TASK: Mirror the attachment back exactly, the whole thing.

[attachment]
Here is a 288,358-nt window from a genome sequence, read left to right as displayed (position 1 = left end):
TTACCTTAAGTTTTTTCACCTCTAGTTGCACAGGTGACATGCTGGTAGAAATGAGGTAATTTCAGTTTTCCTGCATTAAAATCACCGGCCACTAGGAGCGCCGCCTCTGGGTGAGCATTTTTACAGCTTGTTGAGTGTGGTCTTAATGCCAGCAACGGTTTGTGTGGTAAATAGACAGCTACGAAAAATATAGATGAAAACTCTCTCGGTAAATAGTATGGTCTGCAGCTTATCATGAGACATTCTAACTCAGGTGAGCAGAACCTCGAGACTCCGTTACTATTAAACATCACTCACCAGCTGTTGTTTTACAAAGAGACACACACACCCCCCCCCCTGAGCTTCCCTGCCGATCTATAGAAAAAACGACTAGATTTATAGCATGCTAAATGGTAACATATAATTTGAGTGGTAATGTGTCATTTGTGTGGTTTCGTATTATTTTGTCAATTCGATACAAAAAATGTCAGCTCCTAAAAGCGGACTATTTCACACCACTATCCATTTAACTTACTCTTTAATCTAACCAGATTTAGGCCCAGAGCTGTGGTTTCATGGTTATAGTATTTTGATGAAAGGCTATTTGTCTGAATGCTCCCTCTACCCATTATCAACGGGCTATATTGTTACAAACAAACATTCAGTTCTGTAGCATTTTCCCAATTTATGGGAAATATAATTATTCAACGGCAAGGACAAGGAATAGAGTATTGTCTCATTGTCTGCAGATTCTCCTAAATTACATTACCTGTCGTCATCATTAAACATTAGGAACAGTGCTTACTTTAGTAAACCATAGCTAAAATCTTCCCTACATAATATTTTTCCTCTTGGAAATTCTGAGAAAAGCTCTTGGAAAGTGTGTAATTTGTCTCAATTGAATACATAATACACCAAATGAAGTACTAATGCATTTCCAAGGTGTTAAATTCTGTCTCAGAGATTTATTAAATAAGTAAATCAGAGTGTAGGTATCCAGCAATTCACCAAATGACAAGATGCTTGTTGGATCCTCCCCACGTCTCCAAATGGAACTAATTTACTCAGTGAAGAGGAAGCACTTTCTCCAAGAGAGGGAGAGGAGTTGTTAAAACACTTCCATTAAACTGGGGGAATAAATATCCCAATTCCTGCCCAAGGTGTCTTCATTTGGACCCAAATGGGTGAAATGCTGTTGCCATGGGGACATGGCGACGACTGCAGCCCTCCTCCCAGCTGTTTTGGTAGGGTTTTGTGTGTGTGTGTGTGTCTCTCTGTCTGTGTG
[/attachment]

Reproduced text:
Here is a 288,358-nt window from a genome sequence, read left to right as displayed (position 1 = left end):
TTACCTTAAGTTTTTTCACCTCTAGTTGCACAGGTGACATGCTGGTAGAAATGAGGTAATTTCAGTTTTCCTGCATTAAAATCACCGGCCACTAGGAGCGCCGCCTCTGGGTGAGCATTTTTACAGCTTGTTGAGTGTGGTCTTAATGCCAGCAACGGTTTGTGTGGTAAATAGACAGCTACGAAAAATATAGATGAAAACTCTCTCGGTAAATAGTATGGTCTGCAGCTTATCATGAGACATTCTAACTCAGGTGAGCAGAACCTCGAGACTCCGTTACTATTAAACATCACTCACCAGCTGTTGTTTTACAAAGAGACACACACACCCCCCCCCCTGAGCTTCCCTGCCGATCTATAGAAAAAACGACTAGATTTATAGCATGCTAAATGGTAACATATAATTTGAGTGGTAATGTGTCATTTGTGTGGTTTCGTATTATTTTGTCAATTCGATACAAAAAATGTCAGCTCCTAAAAGCGGACTATTTCACACCACTATCCATTTAACTTACTCTTTAATCTAACCAGATTTAGGCCCAGAGCTGTGGTTTCATGGTTATAGTATTTTGATGAAAGGCTATTTGTCTGAATGCTCCCTCTACCCATTATCAACGGGCTATATTGTTACAAACAAACATTCAGTTCTGTAGCATTTTCCCAATTTATGGGAAATATAATTATTCAACGGCAAGGACAAGGAATAGAGTATTGTCTCATTGTCTGCAGATTCTCCTAAATTACATTACCTGTCGTCATCATTAAACATTAGGAACAGTGCTTACTTTAGTAAACCATAGCTAAAATCTTCCCTACATAATATTTTTCCTCTTGGAAATTCTGAGAAAAGCTCTTGGAAAGTGTGTAATTTGTCTCAATTGAATACATAATACACCAAATGAAGTACTAATGCATTTCCAAGGTGTTAAATTCTGTCTCAGAGATTTATTAAATAAGTAAATCAGAGTGTAGGTATCCAGCAATTCACCAAATGACAAGATGCTTGTTGGATCCTCCCCACGTCTCCAAATGGAACTAATTTACTCAGTGAAGAGGAAGCACTTTCTCCAAGAGAGGGAGAGGAGTTGTTAAAACACTTCCATTAAACTGGGGGAATAAATATCCCAATTCCTGCCCAAGGTGTCTTCATTTGGACCCAAATGGGTGAAATGCTGTTGCCATGGGGACATGGCGACGACTGCAGCCCTCCTCCCAGCTGTTTTGGTAGGGTTTTGTGTGTGTGTGTGTGTCTCTCTGTCTGTGTG